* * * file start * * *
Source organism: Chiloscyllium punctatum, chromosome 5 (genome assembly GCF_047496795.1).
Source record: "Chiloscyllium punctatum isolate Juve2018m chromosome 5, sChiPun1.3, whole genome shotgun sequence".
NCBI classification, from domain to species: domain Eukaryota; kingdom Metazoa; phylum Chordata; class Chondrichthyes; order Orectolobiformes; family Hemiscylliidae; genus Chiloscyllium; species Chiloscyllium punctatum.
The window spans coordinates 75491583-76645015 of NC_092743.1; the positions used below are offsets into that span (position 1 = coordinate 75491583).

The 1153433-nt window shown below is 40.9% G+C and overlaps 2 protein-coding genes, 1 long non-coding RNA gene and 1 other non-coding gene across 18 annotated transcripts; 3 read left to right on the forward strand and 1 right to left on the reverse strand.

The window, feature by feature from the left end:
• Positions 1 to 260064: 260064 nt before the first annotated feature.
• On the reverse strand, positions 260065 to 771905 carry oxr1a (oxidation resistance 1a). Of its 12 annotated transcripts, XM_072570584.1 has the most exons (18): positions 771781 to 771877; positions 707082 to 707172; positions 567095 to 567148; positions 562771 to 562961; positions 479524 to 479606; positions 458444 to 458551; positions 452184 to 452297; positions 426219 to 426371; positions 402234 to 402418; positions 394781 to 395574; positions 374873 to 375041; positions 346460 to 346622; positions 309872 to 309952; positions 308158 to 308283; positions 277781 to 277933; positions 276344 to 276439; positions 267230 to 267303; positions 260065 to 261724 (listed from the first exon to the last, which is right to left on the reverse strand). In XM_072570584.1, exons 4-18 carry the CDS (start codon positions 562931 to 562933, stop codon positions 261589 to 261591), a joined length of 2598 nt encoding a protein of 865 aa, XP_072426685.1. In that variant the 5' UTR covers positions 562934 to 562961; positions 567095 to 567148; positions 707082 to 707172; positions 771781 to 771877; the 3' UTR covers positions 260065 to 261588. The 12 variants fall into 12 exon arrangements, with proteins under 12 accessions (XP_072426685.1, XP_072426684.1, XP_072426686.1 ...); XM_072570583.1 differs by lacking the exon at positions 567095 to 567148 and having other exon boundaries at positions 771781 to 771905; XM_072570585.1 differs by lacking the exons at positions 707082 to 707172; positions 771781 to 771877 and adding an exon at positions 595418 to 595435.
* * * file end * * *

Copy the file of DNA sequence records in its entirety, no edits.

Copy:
Source organism: Chiloscyllium punctatum, chromosome 5 (genome assembly GCF_047496795.1).
Source record: "Chiloscyllium punctatum isolate Juve2018m chromosome 5, sChiPun1.3, whole genome shotgun sequence".
NCBI classification, from domain to species: domain Eukaryota; kingdom Metazoa; phylum Chordata; class Chondrichthyes; order Orectolobiformes; family Hemiscylliidae; genus Chiloscyllium; species Chiloscyllium punctatum.
The window spans coordinates 75491583-76645015 of NC_092743.1; the positions used below are offsets into that span (position 1 = coordinate 75491583).

The 1153433-nt window shown below is 40.9% G+C and overlaps 2 protein-coding genes, 1 long non-coding RNA gene and 1 other non-coding gene across 18 annotated transcripts; 3 read left to right on the forward strand and 1 right to left on the reverse strand.

The window, feature by feature from the left end:
• Positions 1 to 260064: 260064 nt before the first annotated feature.
• On the reverse strand, positions 260065 to 771905 carry oxr1a (oxidation resistance 1a). Of its 12 annotated transcripts, XM_072570584.1 has the most exons (18): positions 771781 to 771877; positions 707082 to 707172; positions 567095 to 567148; positions 562771 to 562961; positions 479524 to 479606; positions 458444 to 458551; positions 452184 to 452297; positions 426219 to 426371; positions 402234 to 402418; positions 394781 to 395574; positions 374873 to 375041; positions 346460 to 346622; positions 309872 to 309952; positions 308158 to 308283; positions 277781 to 277933; positions 276344 to 276439; positions 267230 to 267303; positions 260065 to 261724 (listed from the first exon to the last, which is right to left on the reverse strand). In XM_072570584.1, exons 4-18 carry the CDS (start codon positions 562931 to 562933, stop codon positions 261589 to 261591), a joined length of 2598 nt encoding a protein of 865 aa, XP_072426685.1. In that variant the 5' UTR covers positions 562934 to 562961; positions 567095 to 567148; positions 707082 to 707172; positions 771781 to 771877; the 3' UTR covers positions 260065 to 261588. The 12 variants fall into 12 exon arrangements, with proteins under 12 accessions (XP_072426685.1, XP_072426684.1, XP_072426686.1 ...); XM_072570583.1 differs by lacking the exon at positions 567095 to 567148 and having other exon boundaries at positions 771781 to 771905; XM_072570585.1 differs by lacking the exons at positions 707082 to 707172; positions 771781 to 771877 and adding an exon at positions 595418 to 595435.